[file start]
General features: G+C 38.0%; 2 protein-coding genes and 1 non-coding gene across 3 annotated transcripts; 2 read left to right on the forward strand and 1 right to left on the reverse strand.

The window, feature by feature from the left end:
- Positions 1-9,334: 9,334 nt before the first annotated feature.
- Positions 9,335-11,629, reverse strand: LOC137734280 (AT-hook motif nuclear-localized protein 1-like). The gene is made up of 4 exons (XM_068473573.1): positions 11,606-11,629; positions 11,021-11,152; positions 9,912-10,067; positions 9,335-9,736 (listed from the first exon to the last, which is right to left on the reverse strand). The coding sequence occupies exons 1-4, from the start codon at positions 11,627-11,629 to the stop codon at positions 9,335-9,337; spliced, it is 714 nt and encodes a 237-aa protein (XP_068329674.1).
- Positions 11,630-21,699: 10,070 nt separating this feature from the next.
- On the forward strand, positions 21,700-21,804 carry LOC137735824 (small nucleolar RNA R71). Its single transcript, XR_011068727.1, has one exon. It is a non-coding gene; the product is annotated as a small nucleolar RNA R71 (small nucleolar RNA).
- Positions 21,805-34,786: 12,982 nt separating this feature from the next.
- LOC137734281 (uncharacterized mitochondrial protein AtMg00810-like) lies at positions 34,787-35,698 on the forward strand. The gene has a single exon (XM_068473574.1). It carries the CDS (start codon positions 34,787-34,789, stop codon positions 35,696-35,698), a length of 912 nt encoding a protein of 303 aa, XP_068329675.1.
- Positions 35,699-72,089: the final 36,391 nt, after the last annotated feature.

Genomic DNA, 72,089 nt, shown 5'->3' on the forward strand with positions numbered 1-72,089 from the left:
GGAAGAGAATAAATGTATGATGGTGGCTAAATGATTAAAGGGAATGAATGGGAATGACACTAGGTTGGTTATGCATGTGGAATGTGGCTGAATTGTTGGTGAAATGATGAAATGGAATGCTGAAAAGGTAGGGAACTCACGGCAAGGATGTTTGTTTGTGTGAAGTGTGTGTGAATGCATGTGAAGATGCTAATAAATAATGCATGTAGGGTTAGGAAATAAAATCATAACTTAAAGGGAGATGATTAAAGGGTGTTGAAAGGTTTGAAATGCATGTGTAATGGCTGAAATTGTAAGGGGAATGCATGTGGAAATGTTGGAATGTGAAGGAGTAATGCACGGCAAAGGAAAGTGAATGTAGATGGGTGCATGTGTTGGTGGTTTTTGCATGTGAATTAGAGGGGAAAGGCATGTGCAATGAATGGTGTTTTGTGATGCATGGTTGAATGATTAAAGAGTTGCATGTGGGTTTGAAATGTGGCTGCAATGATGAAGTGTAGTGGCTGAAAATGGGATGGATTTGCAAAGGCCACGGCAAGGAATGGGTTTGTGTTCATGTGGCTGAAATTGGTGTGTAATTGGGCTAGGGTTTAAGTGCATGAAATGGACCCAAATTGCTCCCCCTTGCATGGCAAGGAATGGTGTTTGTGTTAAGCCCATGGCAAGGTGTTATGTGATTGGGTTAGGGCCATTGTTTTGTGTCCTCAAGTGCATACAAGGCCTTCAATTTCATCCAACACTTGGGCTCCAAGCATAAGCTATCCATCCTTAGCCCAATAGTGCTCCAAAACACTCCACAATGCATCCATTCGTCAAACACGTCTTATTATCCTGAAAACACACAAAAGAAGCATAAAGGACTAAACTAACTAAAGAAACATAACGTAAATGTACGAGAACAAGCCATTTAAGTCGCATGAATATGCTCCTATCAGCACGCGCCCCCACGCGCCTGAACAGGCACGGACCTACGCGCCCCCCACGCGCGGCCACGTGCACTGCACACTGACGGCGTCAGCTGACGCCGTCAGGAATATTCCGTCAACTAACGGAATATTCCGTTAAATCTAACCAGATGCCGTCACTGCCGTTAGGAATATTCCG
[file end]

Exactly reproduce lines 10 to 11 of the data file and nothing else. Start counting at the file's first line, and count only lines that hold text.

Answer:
Genomic DNA, 72,089 nt, shown 5'->3' on the forward strand with positions numbered 1-72,089 from the left:
GGAAGAGAATAAATGTATGATGGTGGCTAAATGATTAAAGGGAATGAATGGGAATGACACTAGGTTGGTTATGCATGTGGAATGTGGCTGAATTGTTGGTGAAATGATGAAATGGAATGCTGAAAAGGTAGGGAACTCACGGCAAGGATGTTTGTTTGTGTGAAGTGTGTGTGAATGCATGTGAAGATGCTAATAAATAATGCATGTAGGGTTAGGAAATAAAATCATAACTTAAAGGGAGATGATTAAAGGGTGTTGAAAGGTTTGAAATGCATGTGTAATGGCTGAAATTGTAAGGGGAATGCATGTGGAAATGTTGGAATGTGAAGGAGTAATGCACGGCAAAGGAAAGTGAATGTAGATGGGTGCATGTGTTGGTGGTTTTTGCATGTGAATTAGAGGGGAAAGGCATGTGCAATGAATGGTGTTTTGTGATGCATGGTTGAATGATTAAAGAGTTGCATGTGGGTTTGAAATGTGGCTGCAATGATGAAGTGTAGTGGCTGAAAATGGGATGGATTTGCAAAGGCCACGGCAAGGAATGGGTTTGTGTTCATGTGGCTGAAATTGGTGTGTAATTGGGCTAGGGTTTAAGTGCATGAAATGGACCCAAATTGCTCCCCCTTGCATGGCAAGGAATGGTGTTTGTGTTAAGCCCATGGCAAGGTGTTATGTGATTGGGTTAGGGCCATTGTTTTGTGTCCTCAAGTGCATACAAGGCCTTCAATTTCATCCAACACTTGGGCTCCAAGCATAAGCTATCCATCCTTAGCCCAATAGTGCTCCAAAACACTCCACAATGCATCCATTCGTCAAACACGTCTTATTATCCTGAAAACACACAAAAGAAGCATAAAGGACTAAACTAACTAAAGAAACATAACGTAAATGTACGAGAACAAGCCATTTAAGTCGCATGAATATGCTCCTATCAGCACGCGCCCCCACGCGCCTGAACAGGCACGGACCTACGCGCCCCCCACGCGCGGCCACGTGCACTGCACACTGACGGCGTCAGCTGACGCCGTCAGGAATATTCCGTCAACTAACGGAATATTCCGTTAAATCTAACCAGATGCCGTCACTGCCGTTAGGAATATTCCG